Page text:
Kathryn Grossman wrote the following of this episode in Les Misérables: “By his theft, Jean Valjean shows that he is still chained to hatred and anger; by his generosity, (Bishop) Myriel operates a spiritual purchase that substitutes ‘goodwill, gentleness, and peace’–in other words, ‘God’–for this satanic mentality. While Christ alone can redeem with the sacrifice of His life, His Bishop [might we suggest His manager] can perform an equally effective exchange. In divesting himself of his silver, (Bishop) Myriel invests in Valjean. All he demands of the recipient is that he prove worthy of the promise that he could not have made in his prison of sin, but that he will have made following his liberation” (Grossman, 1994, p.128).

The story of redemption in Les Misérables can be an inspiration to managers to consider the opportunities before us to invest in the lives of our employees: those current employees displaying aberrant behavior, as well as failed past employees; and possibly those who would never be given a regular chance to perform, like ex-convicts and former drug addicts. Those who have experienced the musical walk away amazed and emotionally affected by its powerful message (Woodruff, 2012). We have this same opportunity, as the Bishop in Les Misérables did, to invest ourselves in the success of someone who has failed in the past, that they might find redemption in their work, and perhaps impact not only their lives but the lives of others going forward. The challenge is a great one, and not without its difficulties and problems.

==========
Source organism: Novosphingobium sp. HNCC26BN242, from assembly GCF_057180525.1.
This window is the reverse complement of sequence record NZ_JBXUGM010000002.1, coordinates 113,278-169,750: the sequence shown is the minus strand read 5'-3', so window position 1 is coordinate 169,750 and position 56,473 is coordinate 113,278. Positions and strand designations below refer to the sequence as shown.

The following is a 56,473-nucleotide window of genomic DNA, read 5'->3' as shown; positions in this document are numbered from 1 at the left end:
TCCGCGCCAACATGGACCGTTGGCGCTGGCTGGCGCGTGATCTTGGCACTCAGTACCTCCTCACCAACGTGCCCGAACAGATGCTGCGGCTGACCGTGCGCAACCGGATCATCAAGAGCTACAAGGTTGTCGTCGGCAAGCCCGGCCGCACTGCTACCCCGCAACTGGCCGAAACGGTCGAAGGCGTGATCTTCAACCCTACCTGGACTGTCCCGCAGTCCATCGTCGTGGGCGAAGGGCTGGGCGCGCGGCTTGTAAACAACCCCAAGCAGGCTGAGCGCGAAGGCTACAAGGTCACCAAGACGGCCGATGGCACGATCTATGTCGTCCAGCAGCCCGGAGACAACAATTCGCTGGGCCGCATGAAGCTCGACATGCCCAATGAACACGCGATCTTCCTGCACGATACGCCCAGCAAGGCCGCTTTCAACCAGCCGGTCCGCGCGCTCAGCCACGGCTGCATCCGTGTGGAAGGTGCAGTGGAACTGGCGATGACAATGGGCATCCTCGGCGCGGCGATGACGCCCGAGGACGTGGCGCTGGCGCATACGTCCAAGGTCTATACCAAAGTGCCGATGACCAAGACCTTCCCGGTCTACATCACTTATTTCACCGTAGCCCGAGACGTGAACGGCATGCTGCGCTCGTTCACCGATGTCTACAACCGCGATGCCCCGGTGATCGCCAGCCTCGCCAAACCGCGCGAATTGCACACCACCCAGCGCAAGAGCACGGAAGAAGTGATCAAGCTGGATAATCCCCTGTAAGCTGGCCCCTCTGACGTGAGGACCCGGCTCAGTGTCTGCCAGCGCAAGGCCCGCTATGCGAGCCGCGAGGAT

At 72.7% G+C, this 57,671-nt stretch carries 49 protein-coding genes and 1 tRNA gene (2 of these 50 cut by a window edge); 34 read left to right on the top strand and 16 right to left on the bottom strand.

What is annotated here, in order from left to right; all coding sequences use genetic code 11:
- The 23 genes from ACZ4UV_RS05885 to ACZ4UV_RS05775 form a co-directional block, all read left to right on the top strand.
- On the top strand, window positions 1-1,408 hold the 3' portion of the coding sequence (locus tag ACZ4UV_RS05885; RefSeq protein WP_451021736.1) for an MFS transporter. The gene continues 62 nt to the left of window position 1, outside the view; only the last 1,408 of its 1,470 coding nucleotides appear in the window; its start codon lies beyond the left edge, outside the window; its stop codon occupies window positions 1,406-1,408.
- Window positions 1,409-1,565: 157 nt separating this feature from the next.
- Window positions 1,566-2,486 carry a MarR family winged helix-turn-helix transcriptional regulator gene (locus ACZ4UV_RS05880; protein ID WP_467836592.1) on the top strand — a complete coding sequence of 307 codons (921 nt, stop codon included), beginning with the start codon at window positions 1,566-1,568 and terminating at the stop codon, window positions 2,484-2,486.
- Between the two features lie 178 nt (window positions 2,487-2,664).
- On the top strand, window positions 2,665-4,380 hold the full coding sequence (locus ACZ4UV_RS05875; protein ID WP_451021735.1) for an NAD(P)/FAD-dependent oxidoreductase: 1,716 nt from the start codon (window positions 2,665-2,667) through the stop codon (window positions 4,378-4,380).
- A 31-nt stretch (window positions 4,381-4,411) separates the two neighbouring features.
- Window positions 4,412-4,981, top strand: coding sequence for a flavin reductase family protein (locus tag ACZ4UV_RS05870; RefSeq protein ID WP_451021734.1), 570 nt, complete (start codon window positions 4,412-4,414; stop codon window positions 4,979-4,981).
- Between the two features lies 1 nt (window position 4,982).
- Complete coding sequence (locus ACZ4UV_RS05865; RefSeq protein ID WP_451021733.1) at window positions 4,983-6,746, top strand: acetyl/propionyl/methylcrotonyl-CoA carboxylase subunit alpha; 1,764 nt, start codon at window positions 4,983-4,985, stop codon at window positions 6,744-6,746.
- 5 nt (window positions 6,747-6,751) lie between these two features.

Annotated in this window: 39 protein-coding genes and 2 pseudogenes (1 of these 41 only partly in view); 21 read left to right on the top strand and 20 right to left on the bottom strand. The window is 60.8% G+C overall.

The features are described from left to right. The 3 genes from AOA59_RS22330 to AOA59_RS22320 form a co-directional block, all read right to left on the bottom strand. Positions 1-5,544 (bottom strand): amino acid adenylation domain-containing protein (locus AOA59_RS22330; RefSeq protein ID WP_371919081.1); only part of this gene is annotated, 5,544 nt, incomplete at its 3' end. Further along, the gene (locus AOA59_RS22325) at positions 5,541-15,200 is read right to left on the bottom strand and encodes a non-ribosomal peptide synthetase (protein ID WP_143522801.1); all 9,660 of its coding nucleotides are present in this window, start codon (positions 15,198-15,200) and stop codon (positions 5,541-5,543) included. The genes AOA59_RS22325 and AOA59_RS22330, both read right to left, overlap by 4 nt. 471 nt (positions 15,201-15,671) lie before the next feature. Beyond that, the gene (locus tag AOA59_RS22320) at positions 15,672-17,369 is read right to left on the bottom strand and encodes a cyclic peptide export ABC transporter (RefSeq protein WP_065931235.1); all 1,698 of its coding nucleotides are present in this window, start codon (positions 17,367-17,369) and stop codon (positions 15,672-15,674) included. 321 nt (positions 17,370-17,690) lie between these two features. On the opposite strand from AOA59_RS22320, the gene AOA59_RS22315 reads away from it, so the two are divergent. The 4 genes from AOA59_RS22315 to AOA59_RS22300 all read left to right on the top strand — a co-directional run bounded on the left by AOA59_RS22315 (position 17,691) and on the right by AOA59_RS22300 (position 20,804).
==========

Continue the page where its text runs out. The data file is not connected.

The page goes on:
Man’s work is intimately linked to the restoration of creation, and this embodies the full scope of the redemptive plan of God. Work, according to Wong and Rae (2011), is not a necessary evil, but a way that God has designed for mankind to fulfill a part of its destiny (Wong & Rae, 2011). Our work releases us and creation to pursue our prescribed spiritual destiny in full redemption. This is not simply affecting our personal redemptive story but also has the opportunity through the providence of God to affect the lives and destiny of others (Wong & Rae, 2011), as it did in the life of Jean Valjean. It is the author’s hope that managers would take the emotion and the message of Les Misérables and consider a redemptive leadership intervention in the life of a troubled employee, or former prisoner, based on the mission of Christ Himself, “who gave Himself for us to redeem us from every lawless deed, and to purify for Himself a people for His own possession, zealous for good deeds” (Tit. 2:13).

* Grossman, K.M. (1994). Figuring transcendence in Les Miserables: Hugo’s Romantic Sublime, Carbondale, IL: Southern Illinois University Press.
* Hoffheimer, M.H. (2012). Jean Valjean’s nightmare: Rehabilitation and redemption in Les Misérables. Unpublished article. McGeorge School of Law. Retrieved December 30, 2015 from
* Morales, L.M. (2011). Law, Grace and Redemption in Les Misérables. Tabletalk Magazine. Sanford, FL.: Ligonier Ministries. Retrieved December 30, 2015 from
* Wong, K.L., & Rae, S.B. (2011). Business for the common good. Madison, WI.: InterVarsity Press.
* Woodruff, J.S. (2012, Winter). Les Misérables: A story of God’s hospitality, grace, and redemption. Knowing and Doing Newsletter. Springfield, VA: C.S. Lewis Institute.